Magazine article The Times Higher Education Supplement : THE

Heartbreak Hotels

Magazine article The Times Higher Education Supplement : THE

Heartbreak Hotels

Article excerpt

Rudeness, indifference and discomfort: travelling in the UK has convinced Mary Evans that all sanity has fled from the public world.

At this time of year, the roads and trains of the UK are busy with external examiners going about their business. The reports they have to write will be heavy with the jargon of "learning outcomes" and "progression rates", but they might also - in this year of the London Olympics and of campaigns for "holidays at home" - add a brief report about the accommodation provided.

Many examiners might find, as I have recently, that one of the countless mysteries of present-day higher education is the whereabouts of all the graduates of hotel and catering. They seem to have vanished off the face of the Earth - either that or learning outcomes in this discipline are in need of urgent inspection.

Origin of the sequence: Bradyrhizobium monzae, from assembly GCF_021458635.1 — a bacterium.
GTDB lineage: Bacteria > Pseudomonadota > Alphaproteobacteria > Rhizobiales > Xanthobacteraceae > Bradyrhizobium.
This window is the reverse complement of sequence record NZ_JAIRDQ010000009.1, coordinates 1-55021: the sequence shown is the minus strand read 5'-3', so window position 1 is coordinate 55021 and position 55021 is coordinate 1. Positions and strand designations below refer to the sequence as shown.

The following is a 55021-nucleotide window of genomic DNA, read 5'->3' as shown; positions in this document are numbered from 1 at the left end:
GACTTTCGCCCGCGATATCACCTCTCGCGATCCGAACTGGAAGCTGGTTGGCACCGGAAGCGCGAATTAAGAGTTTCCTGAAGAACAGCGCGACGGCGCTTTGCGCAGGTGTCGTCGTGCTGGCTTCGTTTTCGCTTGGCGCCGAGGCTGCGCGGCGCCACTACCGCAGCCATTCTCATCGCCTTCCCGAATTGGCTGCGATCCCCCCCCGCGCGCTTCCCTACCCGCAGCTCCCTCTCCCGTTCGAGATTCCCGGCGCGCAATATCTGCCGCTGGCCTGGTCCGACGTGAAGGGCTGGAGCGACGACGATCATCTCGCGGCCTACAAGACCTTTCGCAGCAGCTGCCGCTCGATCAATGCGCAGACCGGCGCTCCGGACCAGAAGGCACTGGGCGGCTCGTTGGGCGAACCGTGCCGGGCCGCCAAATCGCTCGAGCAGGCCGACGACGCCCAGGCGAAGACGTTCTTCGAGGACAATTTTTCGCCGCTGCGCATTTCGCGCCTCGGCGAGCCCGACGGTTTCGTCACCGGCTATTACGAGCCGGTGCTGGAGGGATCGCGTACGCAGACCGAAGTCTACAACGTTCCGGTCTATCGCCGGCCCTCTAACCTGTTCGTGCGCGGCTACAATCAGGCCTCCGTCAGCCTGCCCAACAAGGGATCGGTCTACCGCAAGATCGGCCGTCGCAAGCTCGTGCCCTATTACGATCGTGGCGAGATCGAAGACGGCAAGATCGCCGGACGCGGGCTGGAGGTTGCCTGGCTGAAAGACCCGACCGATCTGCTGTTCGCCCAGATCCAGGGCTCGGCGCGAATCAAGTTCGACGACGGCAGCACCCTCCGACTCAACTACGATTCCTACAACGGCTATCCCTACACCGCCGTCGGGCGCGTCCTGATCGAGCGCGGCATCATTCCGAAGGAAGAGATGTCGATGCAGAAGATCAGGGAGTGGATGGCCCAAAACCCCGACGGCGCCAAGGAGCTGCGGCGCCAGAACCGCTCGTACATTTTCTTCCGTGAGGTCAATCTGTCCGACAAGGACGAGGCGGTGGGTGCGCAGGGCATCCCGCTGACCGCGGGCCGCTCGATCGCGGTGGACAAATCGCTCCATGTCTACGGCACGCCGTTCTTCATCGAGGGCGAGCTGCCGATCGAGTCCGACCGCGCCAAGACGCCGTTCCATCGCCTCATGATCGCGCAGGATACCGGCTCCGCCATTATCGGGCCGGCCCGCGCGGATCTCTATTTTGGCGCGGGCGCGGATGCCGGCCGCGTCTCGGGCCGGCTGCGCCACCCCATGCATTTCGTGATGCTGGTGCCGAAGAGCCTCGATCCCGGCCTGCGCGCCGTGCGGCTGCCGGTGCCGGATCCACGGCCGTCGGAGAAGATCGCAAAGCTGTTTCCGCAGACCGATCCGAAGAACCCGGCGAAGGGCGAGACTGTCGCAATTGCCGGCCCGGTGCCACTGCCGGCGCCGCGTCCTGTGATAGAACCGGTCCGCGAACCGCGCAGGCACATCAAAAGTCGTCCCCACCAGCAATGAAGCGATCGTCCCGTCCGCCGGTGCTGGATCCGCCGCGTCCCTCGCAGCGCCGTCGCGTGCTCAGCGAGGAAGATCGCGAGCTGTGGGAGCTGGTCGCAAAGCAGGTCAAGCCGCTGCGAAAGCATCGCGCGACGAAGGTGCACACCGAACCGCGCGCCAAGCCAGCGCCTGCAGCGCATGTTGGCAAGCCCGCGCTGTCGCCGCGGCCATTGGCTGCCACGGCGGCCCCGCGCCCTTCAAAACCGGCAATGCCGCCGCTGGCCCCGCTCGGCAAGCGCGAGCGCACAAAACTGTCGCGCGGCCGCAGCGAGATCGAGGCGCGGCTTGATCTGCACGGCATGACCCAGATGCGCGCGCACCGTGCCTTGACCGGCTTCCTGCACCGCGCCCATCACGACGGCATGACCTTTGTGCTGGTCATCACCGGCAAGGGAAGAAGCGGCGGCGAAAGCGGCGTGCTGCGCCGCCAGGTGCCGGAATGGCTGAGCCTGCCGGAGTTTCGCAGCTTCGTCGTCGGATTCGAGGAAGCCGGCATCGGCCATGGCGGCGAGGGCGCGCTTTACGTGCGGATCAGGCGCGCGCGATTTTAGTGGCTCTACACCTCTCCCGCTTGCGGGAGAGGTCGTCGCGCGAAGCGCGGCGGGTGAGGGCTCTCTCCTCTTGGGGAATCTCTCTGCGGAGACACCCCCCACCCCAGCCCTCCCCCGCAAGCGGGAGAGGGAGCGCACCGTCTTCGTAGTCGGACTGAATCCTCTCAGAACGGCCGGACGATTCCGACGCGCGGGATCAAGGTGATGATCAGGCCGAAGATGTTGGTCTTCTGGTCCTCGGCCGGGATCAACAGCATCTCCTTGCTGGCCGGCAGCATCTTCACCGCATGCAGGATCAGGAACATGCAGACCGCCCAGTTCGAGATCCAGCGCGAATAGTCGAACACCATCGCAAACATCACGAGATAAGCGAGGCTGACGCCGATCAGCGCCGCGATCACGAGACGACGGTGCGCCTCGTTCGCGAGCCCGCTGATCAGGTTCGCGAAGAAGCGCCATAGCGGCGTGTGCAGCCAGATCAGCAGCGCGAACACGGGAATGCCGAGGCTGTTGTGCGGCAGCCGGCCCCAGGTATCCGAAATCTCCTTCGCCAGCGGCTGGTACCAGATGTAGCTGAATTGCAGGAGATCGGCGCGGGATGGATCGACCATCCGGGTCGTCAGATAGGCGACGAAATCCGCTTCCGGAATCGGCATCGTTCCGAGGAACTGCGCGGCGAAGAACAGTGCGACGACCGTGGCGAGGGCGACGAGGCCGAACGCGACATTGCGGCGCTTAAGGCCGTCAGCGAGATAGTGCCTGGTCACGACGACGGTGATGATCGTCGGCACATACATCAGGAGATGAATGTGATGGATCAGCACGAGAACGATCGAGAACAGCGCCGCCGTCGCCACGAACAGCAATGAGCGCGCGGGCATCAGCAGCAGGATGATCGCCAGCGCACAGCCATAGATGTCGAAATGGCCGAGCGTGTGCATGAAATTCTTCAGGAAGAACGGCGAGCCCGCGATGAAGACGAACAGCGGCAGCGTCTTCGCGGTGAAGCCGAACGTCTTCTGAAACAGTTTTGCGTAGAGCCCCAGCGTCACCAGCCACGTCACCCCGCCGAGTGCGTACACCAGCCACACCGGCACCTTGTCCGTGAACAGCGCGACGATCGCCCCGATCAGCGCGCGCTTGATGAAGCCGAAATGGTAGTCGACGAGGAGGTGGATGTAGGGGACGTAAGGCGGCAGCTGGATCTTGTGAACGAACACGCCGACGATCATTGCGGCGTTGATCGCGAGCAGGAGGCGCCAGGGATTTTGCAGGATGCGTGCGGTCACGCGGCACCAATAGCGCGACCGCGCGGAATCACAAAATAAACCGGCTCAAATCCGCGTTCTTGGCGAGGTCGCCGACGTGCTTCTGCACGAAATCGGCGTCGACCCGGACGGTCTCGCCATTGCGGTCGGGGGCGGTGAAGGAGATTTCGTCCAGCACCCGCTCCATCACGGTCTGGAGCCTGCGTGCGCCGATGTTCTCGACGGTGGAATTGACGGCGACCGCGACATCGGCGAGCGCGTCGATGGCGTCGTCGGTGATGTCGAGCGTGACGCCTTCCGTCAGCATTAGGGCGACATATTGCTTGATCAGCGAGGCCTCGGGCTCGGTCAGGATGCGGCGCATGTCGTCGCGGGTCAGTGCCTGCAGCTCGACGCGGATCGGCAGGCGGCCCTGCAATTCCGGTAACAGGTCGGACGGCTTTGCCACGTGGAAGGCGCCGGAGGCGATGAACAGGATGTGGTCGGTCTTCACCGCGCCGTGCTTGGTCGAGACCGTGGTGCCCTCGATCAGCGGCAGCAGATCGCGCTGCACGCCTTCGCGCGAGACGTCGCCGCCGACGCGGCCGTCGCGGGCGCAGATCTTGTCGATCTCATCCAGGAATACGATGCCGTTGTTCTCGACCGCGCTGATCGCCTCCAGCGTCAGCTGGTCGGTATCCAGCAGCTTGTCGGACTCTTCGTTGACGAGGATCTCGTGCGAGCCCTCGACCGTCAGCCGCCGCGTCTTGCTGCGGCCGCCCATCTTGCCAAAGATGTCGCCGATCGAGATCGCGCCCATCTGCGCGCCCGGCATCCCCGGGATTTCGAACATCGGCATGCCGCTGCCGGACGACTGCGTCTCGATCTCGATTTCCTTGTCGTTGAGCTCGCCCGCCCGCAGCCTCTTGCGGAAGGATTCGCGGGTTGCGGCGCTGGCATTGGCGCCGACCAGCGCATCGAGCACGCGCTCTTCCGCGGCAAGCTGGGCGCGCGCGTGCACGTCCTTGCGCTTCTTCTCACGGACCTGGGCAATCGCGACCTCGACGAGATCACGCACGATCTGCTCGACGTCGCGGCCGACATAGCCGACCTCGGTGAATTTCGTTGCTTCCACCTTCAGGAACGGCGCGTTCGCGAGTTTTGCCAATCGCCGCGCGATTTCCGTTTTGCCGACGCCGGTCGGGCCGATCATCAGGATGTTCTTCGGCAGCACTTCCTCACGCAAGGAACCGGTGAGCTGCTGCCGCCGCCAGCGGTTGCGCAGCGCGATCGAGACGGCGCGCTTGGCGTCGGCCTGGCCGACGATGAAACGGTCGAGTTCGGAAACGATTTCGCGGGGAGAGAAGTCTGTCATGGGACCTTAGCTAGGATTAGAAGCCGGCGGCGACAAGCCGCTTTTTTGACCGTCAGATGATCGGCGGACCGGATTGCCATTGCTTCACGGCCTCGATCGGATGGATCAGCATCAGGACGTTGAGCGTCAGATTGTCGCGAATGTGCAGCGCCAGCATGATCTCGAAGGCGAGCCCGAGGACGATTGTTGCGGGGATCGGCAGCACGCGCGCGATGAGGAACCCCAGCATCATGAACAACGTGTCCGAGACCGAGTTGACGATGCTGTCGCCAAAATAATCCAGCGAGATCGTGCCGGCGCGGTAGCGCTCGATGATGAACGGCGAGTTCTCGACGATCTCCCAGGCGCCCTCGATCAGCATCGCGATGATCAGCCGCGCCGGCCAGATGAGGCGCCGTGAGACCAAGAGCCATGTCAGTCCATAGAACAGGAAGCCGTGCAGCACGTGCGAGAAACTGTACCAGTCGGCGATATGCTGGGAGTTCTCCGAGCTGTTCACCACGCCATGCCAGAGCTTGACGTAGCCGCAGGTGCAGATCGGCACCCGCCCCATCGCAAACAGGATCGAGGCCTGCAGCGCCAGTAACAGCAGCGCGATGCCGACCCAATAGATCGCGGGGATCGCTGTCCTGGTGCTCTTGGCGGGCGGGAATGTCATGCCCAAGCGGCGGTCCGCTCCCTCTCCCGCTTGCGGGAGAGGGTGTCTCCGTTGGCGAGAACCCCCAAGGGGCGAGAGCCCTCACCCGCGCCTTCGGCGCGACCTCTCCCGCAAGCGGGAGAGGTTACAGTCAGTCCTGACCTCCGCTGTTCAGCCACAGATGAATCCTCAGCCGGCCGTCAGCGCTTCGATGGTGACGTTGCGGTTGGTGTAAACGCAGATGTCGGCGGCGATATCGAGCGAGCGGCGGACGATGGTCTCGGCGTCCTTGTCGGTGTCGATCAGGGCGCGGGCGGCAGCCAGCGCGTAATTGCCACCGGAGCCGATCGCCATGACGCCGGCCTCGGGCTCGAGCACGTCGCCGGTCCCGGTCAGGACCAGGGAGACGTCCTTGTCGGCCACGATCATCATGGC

Let me list the things that did not work in one hotel bedroom: the lavatory did not flush; the bedside light had no bulb; the shower discharged only boiling water; the hairdryer was broken. Add to that the peeling wallpaper and a bed the Royal Society for the Prevention of Accidents would have condemned, and the final mark would have fallen far short of that must-have upper second. On the other hand, the reasons outlined for these shortcomings deserved a starred first in "fantasy explanations". The lavatory did not work "because we are so far up"; the water could only be boiling because "the shower is electric"; and the bedside light had no bulb "because they get hot in the night and people might get burned". Had I discovered a new, secret world of subversion and resistance to the managerial goals of consistency and conformity?

Although I initially wanted to flee, the stiff upper lip soon asserted itself: after all, the hotel was to be home for only one night and British academics, used to trailing the length and breadth of the country for little or no reward, are generally made of stern stuff. Even so, I did not expect that I would have to mime the word "roll" at breakfast the next day because of a language barrier. "Rolls" were advertised on the breakfast menu and, in the face of other choices, seemed like a good idea at the time. Not one English-speaking hospitality graduate was on hand to translate my wish into reality. …

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